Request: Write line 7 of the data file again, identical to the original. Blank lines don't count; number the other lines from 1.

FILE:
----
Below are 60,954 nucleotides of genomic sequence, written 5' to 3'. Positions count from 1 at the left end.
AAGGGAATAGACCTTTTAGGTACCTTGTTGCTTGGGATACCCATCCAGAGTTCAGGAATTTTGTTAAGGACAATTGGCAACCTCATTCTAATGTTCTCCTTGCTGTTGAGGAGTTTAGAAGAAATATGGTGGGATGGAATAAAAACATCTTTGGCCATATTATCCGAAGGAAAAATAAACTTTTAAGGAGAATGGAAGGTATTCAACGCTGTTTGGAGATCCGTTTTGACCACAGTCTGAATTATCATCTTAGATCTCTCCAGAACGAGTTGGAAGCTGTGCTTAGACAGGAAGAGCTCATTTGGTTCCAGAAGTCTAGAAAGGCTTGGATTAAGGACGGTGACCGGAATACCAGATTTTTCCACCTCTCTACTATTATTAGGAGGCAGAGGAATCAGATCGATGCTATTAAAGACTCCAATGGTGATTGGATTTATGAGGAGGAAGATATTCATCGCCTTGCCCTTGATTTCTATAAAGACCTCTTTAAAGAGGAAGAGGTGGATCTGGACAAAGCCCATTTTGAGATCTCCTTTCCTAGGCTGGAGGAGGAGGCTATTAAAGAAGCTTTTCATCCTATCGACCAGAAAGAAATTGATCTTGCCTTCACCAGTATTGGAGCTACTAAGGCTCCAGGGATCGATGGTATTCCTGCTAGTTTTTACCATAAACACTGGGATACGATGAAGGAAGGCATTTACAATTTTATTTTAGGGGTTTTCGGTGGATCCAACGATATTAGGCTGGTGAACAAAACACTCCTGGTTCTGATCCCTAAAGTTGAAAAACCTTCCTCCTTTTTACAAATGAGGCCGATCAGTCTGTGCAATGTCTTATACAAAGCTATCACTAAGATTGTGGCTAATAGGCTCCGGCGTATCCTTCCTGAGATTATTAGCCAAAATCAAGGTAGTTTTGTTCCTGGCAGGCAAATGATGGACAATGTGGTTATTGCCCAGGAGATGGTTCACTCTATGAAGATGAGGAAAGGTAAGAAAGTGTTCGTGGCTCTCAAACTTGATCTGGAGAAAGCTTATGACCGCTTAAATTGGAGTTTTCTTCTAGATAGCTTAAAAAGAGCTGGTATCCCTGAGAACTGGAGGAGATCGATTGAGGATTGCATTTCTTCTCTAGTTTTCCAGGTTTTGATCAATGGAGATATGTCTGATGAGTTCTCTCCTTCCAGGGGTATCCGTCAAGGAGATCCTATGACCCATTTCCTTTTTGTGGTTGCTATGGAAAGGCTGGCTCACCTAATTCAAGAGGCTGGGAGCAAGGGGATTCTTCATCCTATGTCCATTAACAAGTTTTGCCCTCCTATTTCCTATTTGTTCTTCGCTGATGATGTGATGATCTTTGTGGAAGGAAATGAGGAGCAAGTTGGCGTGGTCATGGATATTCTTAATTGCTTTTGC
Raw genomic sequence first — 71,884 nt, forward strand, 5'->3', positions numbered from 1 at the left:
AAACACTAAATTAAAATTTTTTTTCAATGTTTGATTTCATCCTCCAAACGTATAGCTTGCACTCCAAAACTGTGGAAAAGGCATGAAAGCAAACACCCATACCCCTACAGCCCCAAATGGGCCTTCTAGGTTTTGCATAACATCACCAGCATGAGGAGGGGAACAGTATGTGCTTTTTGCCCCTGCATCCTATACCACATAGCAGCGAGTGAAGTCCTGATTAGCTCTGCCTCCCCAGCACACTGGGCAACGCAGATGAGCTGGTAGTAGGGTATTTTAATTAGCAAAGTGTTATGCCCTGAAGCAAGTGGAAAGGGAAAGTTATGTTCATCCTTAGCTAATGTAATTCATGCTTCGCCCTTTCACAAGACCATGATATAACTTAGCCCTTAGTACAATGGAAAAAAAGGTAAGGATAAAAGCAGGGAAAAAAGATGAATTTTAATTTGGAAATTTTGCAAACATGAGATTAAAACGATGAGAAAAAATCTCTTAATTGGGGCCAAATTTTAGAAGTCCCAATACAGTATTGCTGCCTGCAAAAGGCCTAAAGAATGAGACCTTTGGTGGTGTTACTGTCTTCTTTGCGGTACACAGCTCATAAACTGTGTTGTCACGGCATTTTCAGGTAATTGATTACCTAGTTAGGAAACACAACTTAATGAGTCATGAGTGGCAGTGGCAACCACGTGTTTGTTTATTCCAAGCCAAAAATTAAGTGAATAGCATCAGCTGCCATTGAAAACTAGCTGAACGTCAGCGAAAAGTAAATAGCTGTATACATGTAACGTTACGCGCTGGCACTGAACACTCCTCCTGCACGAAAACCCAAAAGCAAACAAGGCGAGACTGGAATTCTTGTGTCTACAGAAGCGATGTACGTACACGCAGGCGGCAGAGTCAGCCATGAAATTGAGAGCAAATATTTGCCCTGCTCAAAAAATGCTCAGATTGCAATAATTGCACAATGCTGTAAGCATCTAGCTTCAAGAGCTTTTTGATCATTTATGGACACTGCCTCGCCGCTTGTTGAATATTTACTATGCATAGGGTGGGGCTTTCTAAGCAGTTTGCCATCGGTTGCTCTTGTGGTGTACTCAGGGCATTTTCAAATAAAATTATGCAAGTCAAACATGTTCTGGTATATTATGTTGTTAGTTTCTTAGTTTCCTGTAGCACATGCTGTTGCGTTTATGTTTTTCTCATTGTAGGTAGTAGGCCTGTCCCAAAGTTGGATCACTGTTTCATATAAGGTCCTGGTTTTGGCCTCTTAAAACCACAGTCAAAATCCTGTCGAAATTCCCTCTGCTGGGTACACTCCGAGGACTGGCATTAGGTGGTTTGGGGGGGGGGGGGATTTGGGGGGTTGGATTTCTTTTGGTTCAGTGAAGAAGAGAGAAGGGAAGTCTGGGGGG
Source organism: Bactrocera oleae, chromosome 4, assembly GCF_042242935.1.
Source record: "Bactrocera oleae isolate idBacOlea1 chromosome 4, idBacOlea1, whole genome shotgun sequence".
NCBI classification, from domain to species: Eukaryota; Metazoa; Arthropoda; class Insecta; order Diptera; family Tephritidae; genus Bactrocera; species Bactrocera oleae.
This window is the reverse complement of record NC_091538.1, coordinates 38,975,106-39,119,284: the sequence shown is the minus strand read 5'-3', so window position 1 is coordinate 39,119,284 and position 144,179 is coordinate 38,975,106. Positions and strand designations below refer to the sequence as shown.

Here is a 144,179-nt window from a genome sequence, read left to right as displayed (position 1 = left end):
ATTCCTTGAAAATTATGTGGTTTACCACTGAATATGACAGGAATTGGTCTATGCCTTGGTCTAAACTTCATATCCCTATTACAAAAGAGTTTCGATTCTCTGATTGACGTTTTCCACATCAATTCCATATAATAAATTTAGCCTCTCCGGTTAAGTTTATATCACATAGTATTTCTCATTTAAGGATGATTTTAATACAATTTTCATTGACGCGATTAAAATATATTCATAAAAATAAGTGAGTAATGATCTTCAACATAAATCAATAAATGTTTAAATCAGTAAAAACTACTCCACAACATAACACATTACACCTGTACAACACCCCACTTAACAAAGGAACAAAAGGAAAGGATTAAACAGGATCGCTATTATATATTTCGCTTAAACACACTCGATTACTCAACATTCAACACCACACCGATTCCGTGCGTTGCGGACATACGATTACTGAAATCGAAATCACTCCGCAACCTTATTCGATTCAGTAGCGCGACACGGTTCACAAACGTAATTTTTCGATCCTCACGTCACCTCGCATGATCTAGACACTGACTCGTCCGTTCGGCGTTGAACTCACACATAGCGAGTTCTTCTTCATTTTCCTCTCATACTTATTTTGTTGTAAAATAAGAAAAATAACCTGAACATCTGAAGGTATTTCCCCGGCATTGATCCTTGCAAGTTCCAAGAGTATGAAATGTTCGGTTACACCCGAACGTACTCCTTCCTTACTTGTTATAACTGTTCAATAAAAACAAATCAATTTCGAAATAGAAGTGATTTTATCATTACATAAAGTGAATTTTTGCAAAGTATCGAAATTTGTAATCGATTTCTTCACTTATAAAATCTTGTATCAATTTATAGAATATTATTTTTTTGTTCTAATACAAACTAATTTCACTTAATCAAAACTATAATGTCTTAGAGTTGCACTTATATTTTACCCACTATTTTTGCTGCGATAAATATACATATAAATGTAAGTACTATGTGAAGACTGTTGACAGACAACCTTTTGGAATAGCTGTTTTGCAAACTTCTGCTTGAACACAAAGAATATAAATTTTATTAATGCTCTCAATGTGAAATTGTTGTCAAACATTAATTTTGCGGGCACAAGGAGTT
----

NCBI classification, from domain to species: Eukaryota; Metazoa; Arthropoda; class Insecta; order Diptera; family Tephritidae; genus Bactrocera; species Bactrocera oleae.